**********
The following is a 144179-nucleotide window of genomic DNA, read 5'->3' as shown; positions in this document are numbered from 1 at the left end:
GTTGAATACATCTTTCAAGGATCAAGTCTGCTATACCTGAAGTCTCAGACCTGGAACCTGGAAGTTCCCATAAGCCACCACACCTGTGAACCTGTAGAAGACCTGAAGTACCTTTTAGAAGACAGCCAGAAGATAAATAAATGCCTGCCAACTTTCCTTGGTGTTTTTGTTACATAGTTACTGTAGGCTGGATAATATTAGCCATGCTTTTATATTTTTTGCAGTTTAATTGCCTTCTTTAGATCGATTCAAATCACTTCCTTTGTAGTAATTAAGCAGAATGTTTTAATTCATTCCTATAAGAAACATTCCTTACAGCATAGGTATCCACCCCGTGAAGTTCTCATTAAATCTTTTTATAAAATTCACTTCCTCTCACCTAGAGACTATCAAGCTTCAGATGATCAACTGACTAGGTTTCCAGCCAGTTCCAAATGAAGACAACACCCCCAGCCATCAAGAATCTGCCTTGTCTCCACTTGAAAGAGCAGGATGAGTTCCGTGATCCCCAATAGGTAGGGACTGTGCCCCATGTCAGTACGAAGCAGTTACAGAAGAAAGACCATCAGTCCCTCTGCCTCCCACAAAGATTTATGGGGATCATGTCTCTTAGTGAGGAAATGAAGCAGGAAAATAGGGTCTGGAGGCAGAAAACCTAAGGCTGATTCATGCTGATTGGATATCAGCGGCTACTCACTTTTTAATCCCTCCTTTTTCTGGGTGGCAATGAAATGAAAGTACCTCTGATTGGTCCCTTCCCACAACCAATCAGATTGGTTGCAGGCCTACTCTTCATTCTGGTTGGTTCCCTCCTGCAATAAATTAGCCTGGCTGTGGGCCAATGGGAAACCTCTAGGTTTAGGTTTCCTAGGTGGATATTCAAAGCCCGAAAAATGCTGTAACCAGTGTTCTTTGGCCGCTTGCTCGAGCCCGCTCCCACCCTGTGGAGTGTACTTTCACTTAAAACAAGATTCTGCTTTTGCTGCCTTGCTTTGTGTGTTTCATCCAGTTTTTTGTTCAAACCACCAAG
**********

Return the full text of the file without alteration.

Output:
The following is a 144179-nucleotide window of genomic DNA, read 5'->3' as shown; positions in this document are numbered from 1 at the left end:
GTTGAATACATCTTTCAAGGATCAAGTCTGCTATACCTGAAGTCTCAGACCTGGAACCTGGAAGTTCCCATAAGCCACCACACCTGTGAACCTGTAGAAGACCTGAAGTACCTTTTAGAAGACAGCCAGAAGATAAATAAATGCCTGCCAACTTTCCTTGGTGTTTTTGTTACATAGTTACTGTAGGCTGGATAATATTAGCCATGCTTTTATATTTTTTGCAGTTTAATTGCCTTCTTTAGATCGATTCAAATCACTTCCTTTGTAGTAATTAAGCAGAATGTTTTAATTCATTCCTATAAGAAACATTCCTTACAGCATAGGTATCCACCCCGTGAAGTTCTCATTAAATCTTTTTATAAAATTCACTTCCTCTCACCTAGAGACTATCAAGCTTCAGATGATCAACTGACTAGGTTTCCAGCCAGTTCCAAATGAAGACAACACCCCCAGCCATCAAGAATCTGCCTTGTCTCCACTTGAAAGAGCAGGATGAGTTCCGTGATCCCCAATAGGTAGGGACTGTGCCCCATGTCAGTACGAAGCAGTTACAGAAGAAAGACCATCAGTCCCTCTGCCTCCCACAAAGATTTATGGGGATCATGTCTCTTAGTGAGGAAATGAAGCAGGAAAATAGGGTCTGGAGGCAGAAAACCTAAGGCTGATTCATGCTGATTGGATATCAGCGGCTACTCACTTTTTAATCCCTCCTTTTTCTGGGTGGCAATGAAATGAAAGTACCTCTGATTGGTCCCTTCCCACAACCAATCAGATTGGTTGCAGGCCTACTCTTCATTCTGGTTGGTTCCCTCCTGCAATAAATTAGCCTGGCTGTGGGCCAATGGGAAACCTCTAGGTTTAGGTTTCCTAGGTGGATATTCAAAGCCCGAAAAATGCTGTAACCAGTGTTCTTTGGCCGCTTGCTCGAGCCCGCTCCCACCCTGTGGAGTGTACTTTCACTTAAAACAAGATTCTGCTTTTGCTGCCTTGCTTTGTGTGTTTCATCCAGTTTTTTGTTCAAACCACCAAG